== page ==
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The Mayes puzzle: Arizona junior guard solves confidence issue in March

Jordin Mayes

Jordin Mayes reacts after making a 3-pointer against Colorado at the Pac-12 tournament in Las Vegas. Photo by Jeff Gross/Getty Images

It’s Mayes in March.

That’s a good thing for Jordin Mayes and the Arizona Wildcats, as the junior guard’s recent play is reminiscent of the finest slice of his college career, which came in March 2011.

He made 10 consecutive 3-point shots in that happy month, starting in the Pac-10 tournament and running through the Sweet 16 upset of Duke. One round earlier, he sweetly stroked in 4 of 4 shots from behind the arc against Texas — and the Cats needed every one of them in a 70-69 victory.

“I don’t know,” he said. “I guess I just like this time of year.”

Mayes has, once again, become an important reserve for Arizona after spending most of the season in a crater of lost confidence, a shooter reluctant to shoot, and shooting off target when he did.

He didn’t score as the Cats lost to UCLA in the Pac-12 tournament semifinals, but his previous three games — in which he scored 22 points after the calendar turned to March signaled that coach Sean Miller could trust him again.

“He’s like a new guy to me when I see him,” said senior guard Kevin Parrom.

“It looks like the Mayes we had at that Texas game. It all starts with confidence. He got down on himself, but now he’s back.”

The sixth-seeded Cats will see how much March magic he has left when they take on 11th-seeded Belmont in their opening game of the NCAA Tournament on Thursday from Salt Lake City (4:20 p.m. PT).

The Wildcats don’t need a lot out of Mayes, but on a team with little margin of error, they need all the production he can squeeze out of eight to 10 minutes in a game, either as a backup to point guard Mark Lyons or playing alongside him at shooting guard.

“When you think about conference and postseason tournaments, generally, there are guys on a team who come off the bench or players who aren’t the marquee matchup in the beginning of the game that just play really well,” Miller said.

“They can do it by shooting the ball really well. A couple of years ago against Texas, Jordin went 4-4 from three as a freshman. If you think how close that game was, it wasn’t Derrick Williams or the starting five that made the biggest difference. It was players like Jordin who came off the bench and were doing their job with confidence.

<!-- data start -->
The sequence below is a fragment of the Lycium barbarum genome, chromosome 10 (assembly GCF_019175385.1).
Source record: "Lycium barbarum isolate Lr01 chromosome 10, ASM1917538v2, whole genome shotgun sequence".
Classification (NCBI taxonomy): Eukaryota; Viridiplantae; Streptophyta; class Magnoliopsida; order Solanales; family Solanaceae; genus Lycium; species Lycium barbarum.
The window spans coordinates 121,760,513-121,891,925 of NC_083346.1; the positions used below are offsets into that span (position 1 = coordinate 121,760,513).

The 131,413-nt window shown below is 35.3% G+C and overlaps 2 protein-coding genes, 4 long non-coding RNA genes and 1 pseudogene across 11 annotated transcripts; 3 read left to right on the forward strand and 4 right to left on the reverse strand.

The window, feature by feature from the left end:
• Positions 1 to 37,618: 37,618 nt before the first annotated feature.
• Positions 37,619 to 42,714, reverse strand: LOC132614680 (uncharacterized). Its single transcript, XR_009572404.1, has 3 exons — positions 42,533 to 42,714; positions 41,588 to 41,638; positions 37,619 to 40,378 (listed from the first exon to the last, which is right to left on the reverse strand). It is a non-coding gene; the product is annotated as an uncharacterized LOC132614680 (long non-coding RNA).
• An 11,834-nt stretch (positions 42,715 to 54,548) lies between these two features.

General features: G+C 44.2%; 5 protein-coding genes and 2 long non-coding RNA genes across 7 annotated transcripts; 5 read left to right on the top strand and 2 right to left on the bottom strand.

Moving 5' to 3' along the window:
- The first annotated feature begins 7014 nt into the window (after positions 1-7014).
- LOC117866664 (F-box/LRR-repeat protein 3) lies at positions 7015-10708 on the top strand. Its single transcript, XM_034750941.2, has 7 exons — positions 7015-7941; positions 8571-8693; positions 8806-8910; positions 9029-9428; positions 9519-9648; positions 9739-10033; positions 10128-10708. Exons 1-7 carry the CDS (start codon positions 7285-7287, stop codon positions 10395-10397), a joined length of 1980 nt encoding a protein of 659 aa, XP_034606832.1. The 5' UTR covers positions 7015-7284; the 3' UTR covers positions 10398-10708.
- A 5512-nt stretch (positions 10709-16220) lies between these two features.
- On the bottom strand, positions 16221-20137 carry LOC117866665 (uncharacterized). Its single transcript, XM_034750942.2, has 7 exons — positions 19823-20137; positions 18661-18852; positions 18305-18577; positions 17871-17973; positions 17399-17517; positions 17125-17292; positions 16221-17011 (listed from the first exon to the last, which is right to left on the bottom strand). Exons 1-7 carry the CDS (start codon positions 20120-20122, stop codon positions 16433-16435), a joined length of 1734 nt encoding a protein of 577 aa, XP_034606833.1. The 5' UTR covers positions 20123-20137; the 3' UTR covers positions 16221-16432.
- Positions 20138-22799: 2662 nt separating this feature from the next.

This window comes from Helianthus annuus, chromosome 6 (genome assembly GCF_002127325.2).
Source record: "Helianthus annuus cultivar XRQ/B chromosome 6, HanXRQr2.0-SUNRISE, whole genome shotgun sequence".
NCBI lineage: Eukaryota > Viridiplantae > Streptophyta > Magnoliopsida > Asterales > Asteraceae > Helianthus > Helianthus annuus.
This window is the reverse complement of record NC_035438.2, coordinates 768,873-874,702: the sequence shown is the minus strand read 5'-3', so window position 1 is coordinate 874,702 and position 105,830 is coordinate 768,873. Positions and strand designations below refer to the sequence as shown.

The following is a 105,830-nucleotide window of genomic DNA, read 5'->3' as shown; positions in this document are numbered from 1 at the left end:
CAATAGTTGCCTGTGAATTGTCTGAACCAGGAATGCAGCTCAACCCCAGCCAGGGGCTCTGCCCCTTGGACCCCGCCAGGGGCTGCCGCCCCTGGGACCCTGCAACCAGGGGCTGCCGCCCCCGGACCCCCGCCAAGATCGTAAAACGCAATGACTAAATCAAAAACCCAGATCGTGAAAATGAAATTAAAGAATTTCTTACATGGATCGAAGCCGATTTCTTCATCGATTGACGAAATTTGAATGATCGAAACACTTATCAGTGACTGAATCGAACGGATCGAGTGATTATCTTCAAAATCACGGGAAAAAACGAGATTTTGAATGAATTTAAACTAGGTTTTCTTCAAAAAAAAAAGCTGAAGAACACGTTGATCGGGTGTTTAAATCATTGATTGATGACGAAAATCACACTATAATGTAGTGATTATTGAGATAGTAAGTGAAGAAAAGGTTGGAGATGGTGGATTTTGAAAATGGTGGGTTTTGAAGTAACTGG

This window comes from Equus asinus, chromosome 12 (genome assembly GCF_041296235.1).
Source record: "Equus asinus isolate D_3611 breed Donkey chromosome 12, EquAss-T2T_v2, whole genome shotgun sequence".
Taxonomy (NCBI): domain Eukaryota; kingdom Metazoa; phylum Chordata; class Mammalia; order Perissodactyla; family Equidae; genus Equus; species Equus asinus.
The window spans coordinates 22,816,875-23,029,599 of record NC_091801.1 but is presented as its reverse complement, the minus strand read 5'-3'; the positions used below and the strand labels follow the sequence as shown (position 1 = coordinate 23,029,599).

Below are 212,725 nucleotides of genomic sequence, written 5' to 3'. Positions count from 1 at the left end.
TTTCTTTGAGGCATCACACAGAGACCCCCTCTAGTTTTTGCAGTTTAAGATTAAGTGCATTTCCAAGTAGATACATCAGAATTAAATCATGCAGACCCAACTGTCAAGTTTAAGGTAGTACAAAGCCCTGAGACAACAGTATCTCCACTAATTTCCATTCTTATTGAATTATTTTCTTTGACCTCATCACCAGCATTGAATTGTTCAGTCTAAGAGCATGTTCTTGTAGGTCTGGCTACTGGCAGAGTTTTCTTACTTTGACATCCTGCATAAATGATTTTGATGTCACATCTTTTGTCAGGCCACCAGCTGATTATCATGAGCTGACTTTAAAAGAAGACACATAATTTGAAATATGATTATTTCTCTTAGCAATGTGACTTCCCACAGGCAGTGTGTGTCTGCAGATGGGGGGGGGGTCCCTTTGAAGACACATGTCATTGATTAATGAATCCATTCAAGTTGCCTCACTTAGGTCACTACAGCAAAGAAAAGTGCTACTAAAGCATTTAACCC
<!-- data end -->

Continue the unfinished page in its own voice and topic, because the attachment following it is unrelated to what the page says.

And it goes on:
“He is one of many players right now that is playing their best basketball this season.”

Mayes said his father, Darryel Mayes — who played at El Camino Junior College in California and at UNLV — gave him sound technical advice. Get your elbow in. More fingertips on the ball. UA coaches worked with him on his arc.

And you know how shooting is. A few go in … and then a few more go in … and then you’re good.

“The sky’s the limit when my shot is falling,” he said. “It opens up my game and it opens up the game for other players as well.”

Mayes’ sophomore season never took flight, even though he started 16 times because of an unsettled point guard position. An offseason foot injury robbed him of valuable conditioning and practice time.

He averaged 4.7 points last season and shot 29.0 percent from 3-point range. As a freshman, he averaged 4.9 points and hit 45.3 percent from behind the arc.

Mayes’ numbers this season barely reach the radar — 2.7 points per game and 29.8 percent 3-point shooting. Miller tried to give his role away to freshman guard Gabe York a couple of times, but Mayes has gotten hot — at least a little — at the right time.

He says his defense has been solid all season, but it’s his 3-point shooting that everybody is watching. Can he hit a shot or two — or four — that could be the difference in a tournament game?

Arizona would love for it to be Texas all over again.

“I am better than I was in my freshman year,” Mayes said.

“Right now, I am playing good basketball and being productive, and early in the season, I wasn’t being productive.”

It wasn’t yet March.

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